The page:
Johnson & Johnson must pay $8 billion in punitive damages to a man who claimed the company failed to warn that boys using its antipsychotic drug Risperdal could grow breasts, a Philadelphia jury said Tuesday.
In handing down an unusually large punitive damages award, the Philadelphia Common Pleas Court jury agreed that Janssen Pharmaceuticals, a Johnson & Johnson subsidiary, engaged in a “pervasive nationwide effort to illegally market Risperdal and downplay its very serious risks on a systemic level.”
The case was brought by Nicholas Murray, a Maryland resident who “developed female breast tissue” after taking Risperdal, according to court records. In 2015, Murray had won $680,000 in compensatory damages over his claims.
Tuesday’s verdict came in the first Risperdal trial in which a jury assessed whether to award punitive damages and how much. Thousands of Risperdal cases remain pending in the Philadelphia court system, according to the Philadelphia law firm Kline & Specter, one of the firms that represented Murray.
Johnson & Johnson called the $8 billion award a “clear violation of due process” and said it would “immediately” appeal the verdict. The company said it was confident the award would be overturned, calling it “grossly disproportionate with the initial compensatory award.”
For Johnson & Johnson, headquartered in New Brunswick, N.J., the latest legal setback comes at a time when the company is already battling hefty verdicts and settlements in cases over the nation’s opioid crisis, vaginal mesh implants that allegedly injured women, and baby powder allegedly tainted with asbestos.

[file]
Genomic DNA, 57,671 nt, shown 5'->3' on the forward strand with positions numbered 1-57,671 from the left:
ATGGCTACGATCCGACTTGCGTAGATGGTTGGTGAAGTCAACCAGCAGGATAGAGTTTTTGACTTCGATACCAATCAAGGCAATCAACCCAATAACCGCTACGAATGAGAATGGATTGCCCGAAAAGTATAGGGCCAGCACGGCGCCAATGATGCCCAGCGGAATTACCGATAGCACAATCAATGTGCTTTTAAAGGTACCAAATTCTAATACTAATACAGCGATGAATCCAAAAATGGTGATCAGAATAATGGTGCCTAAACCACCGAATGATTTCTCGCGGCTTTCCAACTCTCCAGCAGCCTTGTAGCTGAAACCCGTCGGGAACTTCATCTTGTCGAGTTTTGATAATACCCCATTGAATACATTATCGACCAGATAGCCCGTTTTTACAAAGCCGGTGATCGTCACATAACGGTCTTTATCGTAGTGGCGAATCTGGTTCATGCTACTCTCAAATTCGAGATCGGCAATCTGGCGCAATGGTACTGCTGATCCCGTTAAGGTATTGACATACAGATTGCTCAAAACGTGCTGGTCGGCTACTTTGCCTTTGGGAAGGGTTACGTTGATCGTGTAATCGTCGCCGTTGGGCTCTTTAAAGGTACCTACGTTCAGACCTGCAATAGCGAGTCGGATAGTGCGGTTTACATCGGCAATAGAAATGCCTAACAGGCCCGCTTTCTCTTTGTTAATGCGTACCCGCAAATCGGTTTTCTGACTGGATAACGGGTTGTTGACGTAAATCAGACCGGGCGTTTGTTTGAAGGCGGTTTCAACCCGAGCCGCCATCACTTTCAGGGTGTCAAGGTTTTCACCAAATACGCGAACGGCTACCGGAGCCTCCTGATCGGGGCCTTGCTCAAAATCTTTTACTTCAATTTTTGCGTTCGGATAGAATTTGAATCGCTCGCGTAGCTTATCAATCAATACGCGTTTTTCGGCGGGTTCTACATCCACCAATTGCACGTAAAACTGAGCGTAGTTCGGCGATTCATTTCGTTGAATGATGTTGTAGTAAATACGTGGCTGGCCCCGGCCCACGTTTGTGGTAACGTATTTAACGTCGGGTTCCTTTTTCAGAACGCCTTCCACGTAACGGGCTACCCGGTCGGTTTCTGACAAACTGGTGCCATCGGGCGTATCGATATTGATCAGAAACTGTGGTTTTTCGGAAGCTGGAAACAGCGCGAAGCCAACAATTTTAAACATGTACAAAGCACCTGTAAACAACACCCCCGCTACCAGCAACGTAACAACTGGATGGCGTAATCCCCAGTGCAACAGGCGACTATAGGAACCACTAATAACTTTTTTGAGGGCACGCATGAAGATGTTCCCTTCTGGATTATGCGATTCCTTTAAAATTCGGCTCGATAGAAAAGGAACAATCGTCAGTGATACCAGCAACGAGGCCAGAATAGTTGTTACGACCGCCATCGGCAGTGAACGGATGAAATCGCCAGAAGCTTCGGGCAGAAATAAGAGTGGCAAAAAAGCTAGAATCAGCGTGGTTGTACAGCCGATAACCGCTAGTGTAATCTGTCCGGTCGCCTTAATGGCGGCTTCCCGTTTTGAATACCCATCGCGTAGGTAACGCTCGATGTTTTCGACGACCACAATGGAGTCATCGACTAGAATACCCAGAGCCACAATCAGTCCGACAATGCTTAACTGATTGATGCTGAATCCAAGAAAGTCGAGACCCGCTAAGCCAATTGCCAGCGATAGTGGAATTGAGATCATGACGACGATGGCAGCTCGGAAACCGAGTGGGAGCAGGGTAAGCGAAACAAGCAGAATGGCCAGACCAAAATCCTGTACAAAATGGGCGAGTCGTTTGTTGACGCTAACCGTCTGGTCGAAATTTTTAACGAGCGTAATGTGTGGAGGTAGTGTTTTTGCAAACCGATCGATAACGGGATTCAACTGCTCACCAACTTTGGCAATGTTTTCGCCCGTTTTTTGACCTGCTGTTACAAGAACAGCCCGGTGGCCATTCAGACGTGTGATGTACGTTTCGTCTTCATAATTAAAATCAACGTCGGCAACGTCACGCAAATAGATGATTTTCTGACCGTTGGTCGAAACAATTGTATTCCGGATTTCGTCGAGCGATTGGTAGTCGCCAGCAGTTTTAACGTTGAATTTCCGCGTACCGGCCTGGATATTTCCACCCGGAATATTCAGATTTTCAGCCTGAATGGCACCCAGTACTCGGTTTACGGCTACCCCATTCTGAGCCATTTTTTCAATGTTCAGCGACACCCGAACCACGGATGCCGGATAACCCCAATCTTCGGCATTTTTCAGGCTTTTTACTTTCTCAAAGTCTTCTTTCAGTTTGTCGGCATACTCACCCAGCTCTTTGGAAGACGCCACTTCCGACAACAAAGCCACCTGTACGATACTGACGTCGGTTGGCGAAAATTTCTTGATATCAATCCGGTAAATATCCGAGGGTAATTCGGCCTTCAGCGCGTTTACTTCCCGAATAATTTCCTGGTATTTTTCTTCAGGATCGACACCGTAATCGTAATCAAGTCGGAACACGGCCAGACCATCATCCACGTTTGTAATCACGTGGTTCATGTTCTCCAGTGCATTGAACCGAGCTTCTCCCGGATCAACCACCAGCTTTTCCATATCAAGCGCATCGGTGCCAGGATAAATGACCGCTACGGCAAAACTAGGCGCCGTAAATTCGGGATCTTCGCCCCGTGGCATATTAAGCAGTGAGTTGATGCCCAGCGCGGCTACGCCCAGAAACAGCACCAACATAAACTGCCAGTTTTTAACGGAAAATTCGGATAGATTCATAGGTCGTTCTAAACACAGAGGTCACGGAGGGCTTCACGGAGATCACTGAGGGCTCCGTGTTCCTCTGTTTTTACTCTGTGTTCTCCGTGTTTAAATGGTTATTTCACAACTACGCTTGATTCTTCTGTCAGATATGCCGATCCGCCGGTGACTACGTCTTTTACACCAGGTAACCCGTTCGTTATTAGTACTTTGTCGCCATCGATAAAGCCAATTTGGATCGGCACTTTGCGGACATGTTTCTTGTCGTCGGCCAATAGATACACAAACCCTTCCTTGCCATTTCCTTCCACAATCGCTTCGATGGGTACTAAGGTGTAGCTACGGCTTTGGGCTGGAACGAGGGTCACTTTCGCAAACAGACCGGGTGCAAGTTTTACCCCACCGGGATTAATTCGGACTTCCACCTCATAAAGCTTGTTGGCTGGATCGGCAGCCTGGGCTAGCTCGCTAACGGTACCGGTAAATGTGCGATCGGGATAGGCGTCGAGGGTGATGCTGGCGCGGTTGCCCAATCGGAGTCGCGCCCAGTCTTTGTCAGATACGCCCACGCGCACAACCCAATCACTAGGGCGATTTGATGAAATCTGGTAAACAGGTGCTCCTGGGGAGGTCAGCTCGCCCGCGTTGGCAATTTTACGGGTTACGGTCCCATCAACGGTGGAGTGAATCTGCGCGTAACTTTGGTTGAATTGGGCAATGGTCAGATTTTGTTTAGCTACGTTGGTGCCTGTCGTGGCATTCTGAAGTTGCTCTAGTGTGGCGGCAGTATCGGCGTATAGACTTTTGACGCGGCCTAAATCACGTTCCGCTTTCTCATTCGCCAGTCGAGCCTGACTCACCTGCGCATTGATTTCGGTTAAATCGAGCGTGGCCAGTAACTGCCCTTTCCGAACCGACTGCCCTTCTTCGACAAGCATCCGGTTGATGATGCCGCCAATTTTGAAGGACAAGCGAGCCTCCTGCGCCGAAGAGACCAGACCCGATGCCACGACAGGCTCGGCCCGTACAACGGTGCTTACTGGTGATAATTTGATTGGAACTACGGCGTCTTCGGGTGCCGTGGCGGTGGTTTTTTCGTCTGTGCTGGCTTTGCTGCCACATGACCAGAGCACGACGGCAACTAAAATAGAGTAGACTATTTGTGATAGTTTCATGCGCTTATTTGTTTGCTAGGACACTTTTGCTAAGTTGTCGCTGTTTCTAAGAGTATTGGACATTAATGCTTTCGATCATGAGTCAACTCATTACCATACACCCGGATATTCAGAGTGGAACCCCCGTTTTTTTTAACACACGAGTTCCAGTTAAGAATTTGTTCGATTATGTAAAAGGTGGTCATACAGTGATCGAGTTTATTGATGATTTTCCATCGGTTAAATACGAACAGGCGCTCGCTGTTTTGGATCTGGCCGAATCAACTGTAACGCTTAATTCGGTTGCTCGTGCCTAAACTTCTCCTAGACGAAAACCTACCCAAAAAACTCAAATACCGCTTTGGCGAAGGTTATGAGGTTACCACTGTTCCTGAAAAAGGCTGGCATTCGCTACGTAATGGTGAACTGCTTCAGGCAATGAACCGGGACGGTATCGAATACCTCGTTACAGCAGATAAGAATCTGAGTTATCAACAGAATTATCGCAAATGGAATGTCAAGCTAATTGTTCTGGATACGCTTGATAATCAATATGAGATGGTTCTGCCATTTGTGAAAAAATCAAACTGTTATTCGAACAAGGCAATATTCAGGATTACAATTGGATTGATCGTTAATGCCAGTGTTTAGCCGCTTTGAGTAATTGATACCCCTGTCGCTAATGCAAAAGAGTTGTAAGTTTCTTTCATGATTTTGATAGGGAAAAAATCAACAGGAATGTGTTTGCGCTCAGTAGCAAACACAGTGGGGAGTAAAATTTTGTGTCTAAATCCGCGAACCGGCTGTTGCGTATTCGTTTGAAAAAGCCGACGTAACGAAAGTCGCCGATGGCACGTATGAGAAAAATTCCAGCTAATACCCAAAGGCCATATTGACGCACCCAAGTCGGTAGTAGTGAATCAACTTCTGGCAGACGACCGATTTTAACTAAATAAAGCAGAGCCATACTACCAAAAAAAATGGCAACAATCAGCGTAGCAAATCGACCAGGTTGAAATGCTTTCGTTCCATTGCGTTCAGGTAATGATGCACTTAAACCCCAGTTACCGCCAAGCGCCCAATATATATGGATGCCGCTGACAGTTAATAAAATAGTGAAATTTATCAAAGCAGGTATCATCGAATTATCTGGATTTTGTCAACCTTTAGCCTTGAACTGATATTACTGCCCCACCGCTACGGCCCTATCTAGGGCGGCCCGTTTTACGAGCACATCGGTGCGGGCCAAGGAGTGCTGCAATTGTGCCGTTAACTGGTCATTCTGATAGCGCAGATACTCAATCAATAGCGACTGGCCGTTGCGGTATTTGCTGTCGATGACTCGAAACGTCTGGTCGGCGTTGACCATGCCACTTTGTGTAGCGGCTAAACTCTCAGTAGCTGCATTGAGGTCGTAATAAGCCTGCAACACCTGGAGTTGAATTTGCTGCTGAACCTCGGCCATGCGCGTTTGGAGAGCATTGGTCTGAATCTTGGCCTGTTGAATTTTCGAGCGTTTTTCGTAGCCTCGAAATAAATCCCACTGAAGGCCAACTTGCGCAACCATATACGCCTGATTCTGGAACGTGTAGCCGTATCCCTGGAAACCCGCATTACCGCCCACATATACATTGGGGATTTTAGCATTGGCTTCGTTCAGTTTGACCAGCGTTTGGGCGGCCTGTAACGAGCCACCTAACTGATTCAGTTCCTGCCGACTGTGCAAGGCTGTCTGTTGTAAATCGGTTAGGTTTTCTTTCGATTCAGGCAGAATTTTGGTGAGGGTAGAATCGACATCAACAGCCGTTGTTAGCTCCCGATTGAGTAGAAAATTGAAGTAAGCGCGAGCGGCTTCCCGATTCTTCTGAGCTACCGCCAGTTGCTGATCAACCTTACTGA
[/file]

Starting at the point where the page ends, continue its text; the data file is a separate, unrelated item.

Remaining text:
Professor Carl Tobias, of the University of Richmond School of Law, told Reuters that he expects the punitive damages to be lowered on appeal, but said the verdict could be a sign that Johnson & Johnson will face more large damages awards in other Risperdal cases.
Risperdal was originally approved for schizophrenia and bipolar disorder, a small market, The Inquirer previously reported. But the drugmaker worked aggressively to expand its use, making Risperdal a $3 billion-a-year drug by targeting seniors with dementia, and children with behavioral disorders and autism. Critics said many of those uses were not warranted.
Murray’s lawyers argued that the drug’s warning label failed to adequately warn of the risk for gynecomastia — the development of female breast tissue in young boys. Murray’s condition is “severe, humiliating, often painful, and causes severe psychological disturbances during a critical period of the formation of self-image and gender identity,” they wrote in court filings.
“Johnson and Johnson is a company which has lost its way," attorneys Tom Kline and Jason Itkin, of Arnold & Itkin, said in a joint statement. “This jury, as have other juries in other litigations, once again imposed punitive damages on a corporation that valued profits over safety and profits over patients. Johnson & Johnson and Janssen chose billions over children."
Johnson & Johnson said the drug’s label “clearly and appropriately outlined the risks associated with the medicine.”
“This decision is inconsistent with multiple determinations outside of Philadelphia regarding the adequacy of the Risperdal labeling, the medicine’s efficacy, and findings in support of the company,” the firm said.